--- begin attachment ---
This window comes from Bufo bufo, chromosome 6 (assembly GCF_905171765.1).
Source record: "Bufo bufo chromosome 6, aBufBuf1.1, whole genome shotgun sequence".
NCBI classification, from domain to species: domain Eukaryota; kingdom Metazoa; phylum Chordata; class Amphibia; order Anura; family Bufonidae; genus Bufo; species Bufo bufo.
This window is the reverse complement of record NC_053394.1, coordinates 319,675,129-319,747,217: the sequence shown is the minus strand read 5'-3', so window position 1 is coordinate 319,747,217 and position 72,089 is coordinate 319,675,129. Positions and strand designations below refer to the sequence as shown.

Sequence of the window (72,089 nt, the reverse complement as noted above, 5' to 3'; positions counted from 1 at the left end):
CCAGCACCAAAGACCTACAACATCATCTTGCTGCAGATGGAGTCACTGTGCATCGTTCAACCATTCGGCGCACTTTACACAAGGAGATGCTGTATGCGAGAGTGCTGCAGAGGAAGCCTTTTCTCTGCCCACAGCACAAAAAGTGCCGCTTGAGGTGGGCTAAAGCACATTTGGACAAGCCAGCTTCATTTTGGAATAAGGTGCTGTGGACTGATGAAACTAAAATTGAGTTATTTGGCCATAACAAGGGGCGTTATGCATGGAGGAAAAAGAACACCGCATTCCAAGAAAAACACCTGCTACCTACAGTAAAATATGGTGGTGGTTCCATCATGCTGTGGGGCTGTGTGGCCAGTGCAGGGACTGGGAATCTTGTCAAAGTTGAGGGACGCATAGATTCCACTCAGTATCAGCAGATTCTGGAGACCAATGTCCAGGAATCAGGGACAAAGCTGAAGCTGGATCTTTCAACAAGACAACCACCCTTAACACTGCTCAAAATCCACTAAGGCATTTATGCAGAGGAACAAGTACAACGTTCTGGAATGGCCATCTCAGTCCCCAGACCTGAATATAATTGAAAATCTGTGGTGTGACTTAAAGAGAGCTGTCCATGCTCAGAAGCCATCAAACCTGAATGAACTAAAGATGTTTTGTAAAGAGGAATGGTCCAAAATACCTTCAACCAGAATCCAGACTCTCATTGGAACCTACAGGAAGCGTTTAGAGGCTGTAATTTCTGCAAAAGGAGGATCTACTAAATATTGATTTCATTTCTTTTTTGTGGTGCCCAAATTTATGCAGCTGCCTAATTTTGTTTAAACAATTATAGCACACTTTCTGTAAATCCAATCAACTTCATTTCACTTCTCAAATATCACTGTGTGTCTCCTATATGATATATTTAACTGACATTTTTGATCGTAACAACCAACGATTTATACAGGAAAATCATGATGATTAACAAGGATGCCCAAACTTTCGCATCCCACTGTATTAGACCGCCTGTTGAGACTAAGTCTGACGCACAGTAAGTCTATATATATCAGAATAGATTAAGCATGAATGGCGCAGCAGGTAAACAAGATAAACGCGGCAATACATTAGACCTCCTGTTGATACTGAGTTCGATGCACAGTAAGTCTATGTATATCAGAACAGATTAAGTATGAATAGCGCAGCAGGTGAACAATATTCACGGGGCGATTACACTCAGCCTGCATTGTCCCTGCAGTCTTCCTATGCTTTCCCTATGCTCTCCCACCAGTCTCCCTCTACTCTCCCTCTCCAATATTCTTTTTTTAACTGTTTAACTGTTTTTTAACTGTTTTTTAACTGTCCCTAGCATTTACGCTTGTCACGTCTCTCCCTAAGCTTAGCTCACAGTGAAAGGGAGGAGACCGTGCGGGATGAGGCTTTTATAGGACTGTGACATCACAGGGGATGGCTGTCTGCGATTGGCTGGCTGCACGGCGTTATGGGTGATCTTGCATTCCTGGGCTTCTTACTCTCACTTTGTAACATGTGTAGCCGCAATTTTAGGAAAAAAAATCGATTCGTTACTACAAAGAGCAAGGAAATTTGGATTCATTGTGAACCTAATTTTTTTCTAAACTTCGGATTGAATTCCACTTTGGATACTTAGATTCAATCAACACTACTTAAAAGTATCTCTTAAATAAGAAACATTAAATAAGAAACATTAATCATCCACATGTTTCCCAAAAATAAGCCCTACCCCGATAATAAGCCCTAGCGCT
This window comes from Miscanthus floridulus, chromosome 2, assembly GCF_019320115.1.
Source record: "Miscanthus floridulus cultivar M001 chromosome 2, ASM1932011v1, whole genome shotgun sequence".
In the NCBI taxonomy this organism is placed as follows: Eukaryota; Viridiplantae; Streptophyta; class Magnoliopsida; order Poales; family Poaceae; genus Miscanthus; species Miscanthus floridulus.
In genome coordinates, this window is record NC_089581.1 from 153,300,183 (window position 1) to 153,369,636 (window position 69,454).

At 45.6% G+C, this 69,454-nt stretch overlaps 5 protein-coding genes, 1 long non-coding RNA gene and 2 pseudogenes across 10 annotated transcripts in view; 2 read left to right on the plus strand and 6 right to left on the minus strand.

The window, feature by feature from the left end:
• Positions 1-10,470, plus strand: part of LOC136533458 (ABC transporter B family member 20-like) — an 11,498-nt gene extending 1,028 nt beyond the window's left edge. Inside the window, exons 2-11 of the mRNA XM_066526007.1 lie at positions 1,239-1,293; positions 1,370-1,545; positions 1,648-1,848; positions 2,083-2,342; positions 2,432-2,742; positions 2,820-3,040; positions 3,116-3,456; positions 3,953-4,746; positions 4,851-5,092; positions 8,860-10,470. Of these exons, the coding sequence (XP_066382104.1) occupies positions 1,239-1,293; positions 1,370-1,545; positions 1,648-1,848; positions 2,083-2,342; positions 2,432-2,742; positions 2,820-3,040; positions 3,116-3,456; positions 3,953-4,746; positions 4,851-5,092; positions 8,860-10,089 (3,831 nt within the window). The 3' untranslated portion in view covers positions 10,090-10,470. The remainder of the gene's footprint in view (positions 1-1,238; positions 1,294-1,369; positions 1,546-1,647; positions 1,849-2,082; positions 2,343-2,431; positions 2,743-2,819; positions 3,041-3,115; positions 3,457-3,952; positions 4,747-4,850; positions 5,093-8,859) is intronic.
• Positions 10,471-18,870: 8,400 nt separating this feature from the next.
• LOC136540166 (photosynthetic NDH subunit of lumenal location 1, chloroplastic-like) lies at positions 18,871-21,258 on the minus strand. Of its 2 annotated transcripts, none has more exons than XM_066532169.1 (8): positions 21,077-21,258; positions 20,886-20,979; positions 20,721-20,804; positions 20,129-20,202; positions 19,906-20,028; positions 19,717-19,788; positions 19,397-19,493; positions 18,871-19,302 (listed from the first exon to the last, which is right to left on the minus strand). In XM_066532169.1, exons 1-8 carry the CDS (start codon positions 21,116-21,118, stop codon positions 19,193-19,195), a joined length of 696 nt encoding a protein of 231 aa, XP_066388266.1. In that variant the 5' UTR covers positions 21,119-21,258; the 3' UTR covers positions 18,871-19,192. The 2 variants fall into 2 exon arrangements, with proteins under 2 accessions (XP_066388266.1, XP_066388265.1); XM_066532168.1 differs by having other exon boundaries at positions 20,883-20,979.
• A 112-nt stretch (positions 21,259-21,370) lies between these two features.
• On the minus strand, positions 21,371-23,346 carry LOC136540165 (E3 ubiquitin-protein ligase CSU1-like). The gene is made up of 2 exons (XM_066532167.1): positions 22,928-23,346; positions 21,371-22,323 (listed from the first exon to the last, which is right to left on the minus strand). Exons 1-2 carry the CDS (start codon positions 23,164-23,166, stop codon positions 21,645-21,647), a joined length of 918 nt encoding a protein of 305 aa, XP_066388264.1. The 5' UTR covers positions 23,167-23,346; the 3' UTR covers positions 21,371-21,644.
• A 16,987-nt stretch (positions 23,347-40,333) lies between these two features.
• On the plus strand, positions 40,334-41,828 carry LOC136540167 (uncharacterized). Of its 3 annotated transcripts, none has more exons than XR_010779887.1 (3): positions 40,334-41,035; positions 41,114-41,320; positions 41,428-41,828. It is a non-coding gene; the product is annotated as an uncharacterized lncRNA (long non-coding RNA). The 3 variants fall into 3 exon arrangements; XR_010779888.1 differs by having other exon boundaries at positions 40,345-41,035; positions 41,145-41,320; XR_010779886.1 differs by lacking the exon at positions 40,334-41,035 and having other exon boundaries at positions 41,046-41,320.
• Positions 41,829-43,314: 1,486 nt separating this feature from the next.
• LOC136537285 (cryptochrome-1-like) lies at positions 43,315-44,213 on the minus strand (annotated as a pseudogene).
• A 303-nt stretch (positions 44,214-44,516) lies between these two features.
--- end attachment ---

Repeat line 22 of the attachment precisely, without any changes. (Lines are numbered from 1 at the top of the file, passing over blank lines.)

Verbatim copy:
• A 303-nt stretch (positions 44,214-44,516) lies between these two features.